(Acronyms Are Taking Over The World)
Every so often, something will set off my Women’s soccer team (plug warning: the amazing NY Smoking Aces) to have an extensively long, usually hilarious, email chain. The last one was counted at more than 80 emails. There are 18 of us on the team, so I’m sure that doesn’t help. Especially when the reply all button is so easy to use. But I digress. Towards the end of the last massive email chain, one of the girls used FTW in a sentence. This perpetuated the emails further as apparently very few knew what that stood for. For those of you reading this that don’t either, it’s For The Win. This prompted another girl to email and ask us to decipher ILYVM&WYWH, which her mother had sent her in an email. The solution to this riddle as answered by another teammate was “I Love You Very Much & Wish You Were Here.” No clue how she figured that one out!
The point of all this, besides the hilarity of the responses between my teammates, is that I’ve noticed the use of acronyms has gone beyond email and text exchanges amongst friends and is being used more widely in business correspondence. In fact, that same day I received an email from a reporter filled with acronyms. It took me a few reads to completely understand what he was saying. A couple of months ago, I received an email response from an analyst informing me he was working on a report on LBS. After checking with my co-worker, I had to write back and ask what that meant! Location Based Services it turned out, like Foursquare he politely explained. We even use acronyms in the office to shorten client’s names – LWM, IAI, MBO, TLB etc.
Acronyms have been used for a long time, but it occurred to me after the email exchange with my soccer team how the usage of acronyms has become more common when physically speaking to others and in business. This made me question why acronyms have become so prevalent. Does it have to do with the wider use of Facebook and Twitter for branding purposes. Twitter does only allow 140 characters, making acronyms the best solution. Or, have we become lazy? Or, does it make us feel cool? A special, secret code that only the cool, smart kids can figure out and are aware of?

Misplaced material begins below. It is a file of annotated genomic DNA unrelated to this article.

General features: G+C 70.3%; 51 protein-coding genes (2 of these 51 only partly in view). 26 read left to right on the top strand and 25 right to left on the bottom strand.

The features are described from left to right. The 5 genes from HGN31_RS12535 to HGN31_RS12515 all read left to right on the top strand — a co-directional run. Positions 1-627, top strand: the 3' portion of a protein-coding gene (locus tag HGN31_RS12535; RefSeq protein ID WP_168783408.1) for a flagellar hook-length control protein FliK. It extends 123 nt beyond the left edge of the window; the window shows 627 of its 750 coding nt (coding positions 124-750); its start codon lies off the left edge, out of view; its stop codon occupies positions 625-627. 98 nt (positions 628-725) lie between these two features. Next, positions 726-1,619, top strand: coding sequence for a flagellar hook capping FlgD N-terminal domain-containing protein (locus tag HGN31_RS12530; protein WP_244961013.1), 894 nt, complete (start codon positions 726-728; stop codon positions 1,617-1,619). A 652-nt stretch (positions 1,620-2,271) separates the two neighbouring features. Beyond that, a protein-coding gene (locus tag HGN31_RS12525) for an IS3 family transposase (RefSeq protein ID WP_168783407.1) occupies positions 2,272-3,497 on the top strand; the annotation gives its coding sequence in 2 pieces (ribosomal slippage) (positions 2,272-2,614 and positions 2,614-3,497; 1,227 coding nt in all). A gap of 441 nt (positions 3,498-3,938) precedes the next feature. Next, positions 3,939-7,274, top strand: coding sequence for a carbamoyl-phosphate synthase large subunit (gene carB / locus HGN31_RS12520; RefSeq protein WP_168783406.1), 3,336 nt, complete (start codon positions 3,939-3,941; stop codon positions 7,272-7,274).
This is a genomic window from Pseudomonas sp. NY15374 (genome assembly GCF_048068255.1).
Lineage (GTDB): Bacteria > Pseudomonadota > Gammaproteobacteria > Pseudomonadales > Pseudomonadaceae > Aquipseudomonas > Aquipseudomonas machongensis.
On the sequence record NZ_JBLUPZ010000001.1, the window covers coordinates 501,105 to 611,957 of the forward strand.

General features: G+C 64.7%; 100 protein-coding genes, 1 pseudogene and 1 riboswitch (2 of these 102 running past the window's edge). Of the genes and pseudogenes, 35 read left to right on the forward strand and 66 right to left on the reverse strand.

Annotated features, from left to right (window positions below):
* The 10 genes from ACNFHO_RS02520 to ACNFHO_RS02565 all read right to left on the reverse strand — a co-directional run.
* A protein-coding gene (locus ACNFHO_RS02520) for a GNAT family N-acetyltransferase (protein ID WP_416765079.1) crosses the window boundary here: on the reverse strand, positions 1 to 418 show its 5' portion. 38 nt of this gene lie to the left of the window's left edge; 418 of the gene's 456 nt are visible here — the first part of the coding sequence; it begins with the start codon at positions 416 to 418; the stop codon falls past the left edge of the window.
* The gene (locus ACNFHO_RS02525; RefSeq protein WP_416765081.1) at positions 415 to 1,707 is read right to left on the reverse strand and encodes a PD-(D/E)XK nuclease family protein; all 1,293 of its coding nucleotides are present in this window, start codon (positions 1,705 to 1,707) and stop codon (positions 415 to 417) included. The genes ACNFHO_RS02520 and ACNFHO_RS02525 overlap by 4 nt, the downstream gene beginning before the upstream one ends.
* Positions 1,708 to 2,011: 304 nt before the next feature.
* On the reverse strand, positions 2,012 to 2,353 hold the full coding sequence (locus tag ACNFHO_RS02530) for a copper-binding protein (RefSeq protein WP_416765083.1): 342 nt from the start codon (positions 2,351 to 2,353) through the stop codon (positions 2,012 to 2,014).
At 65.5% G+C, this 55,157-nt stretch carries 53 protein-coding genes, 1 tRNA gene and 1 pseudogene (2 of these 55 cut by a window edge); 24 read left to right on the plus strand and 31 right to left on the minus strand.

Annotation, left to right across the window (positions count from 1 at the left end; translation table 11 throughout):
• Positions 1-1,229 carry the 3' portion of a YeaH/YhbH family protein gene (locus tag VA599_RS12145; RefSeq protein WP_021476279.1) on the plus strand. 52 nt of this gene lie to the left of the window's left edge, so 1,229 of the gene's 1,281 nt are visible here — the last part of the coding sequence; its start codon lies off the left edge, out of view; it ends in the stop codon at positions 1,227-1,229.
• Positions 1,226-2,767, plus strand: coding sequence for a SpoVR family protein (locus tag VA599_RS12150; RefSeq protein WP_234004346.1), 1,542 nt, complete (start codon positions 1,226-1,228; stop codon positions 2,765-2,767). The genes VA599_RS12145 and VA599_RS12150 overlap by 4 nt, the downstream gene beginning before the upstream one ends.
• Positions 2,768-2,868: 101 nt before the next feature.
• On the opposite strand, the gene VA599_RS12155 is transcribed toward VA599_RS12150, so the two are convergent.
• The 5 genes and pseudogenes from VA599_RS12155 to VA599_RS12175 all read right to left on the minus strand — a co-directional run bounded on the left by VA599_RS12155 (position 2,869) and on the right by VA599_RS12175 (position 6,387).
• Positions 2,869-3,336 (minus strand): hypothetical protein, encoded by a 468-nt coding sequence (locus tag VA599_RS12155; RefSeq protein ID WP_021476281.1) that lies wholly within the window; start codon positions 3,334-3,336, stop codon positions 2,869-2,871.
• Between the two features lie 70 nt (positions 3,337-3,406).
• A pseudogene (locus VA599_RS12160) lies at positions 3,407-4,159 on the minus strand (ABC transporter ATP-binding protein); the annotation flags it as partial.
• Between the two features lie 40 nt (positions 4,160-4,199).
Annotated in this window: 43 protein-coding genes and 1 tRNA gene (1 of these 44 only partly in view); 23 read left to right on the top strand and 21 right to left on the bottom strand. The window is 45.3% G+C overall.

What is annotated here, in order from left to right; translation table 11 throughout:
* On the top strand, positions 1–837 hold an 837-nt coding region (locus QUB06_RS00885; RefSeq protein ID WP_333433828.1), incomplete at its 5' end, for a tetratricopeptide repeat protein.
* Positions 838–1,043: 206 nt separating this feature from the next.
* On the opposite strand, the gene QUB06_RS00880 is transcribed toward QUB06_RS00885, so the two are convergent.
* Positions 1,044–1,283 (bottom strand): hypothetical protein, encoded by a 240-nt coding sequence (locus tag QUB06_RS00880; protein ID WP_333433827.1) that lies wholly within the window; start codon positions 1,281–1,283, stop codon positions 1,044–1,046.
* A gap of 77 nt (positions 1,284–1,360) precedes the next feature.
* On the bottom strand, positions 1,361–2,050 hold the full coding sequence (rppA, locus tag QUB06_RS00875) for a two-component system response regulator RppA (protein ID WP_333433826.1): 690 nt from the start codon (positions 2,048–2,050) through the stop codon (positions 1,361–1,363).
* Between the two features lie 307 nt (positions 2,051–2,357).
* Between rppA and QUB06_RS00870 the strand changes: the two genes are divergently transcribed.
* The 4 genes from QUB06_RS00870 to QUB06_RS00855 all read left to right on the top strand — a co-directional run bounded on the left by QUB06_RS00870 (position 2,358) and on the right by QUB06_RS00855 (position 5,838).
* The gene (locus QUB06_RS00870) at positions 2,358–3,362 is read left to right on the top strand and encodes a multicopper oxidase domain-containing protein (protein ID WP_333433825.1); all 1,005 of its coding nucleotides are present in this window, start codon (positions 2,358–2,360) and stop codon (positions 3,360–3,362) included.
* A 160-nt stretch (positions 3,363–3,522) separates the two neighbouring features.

No matter the question, the answer is an interesting one to contemplate. What effect will this have on the English language? You hear/see in the news how Gen Y is less literate than older generations. Will acronyms contribute and perpetuate to our country's illiteracy rates? O,WWASTTIC&SLR? (Or, will we all start to talk in code and sound like robots?) As someone who deals with writing and reading on a daily basis as the main part of my job, and loves it, it’s very interesting to think about the consequences.
Just consider how many phrases and slang words have become a main part of our vocabulary. “Yea” instead of “yes.” “Rad,” “That’s Hot” (my personal favorite), “props,” “lame,” “gonna,” "sweet," “yeah right.” These have definitely changed our vocabulary and flow into business and even reporters writing (depending upon the publication). While change isn’t necessarily a bad thing, it’s still change.
The ultimate question then is, will acronyms have a big impact on our vocabulary? Or, will it just be a fad that fades out, much like the hairstyles of the 80’s? It will certainly be interesting to see. If we’re not careful, pretty soon we’ll have acronym dictionaries replacing Webster’s (there are a few that already exist online). Personally, while it made for a hilarious email exchange with my teammates, I hope the acronym fad doesn’t take over the PR or media world.
OAO (Over and Out)
(Photo Credit: Random Jess' Blog)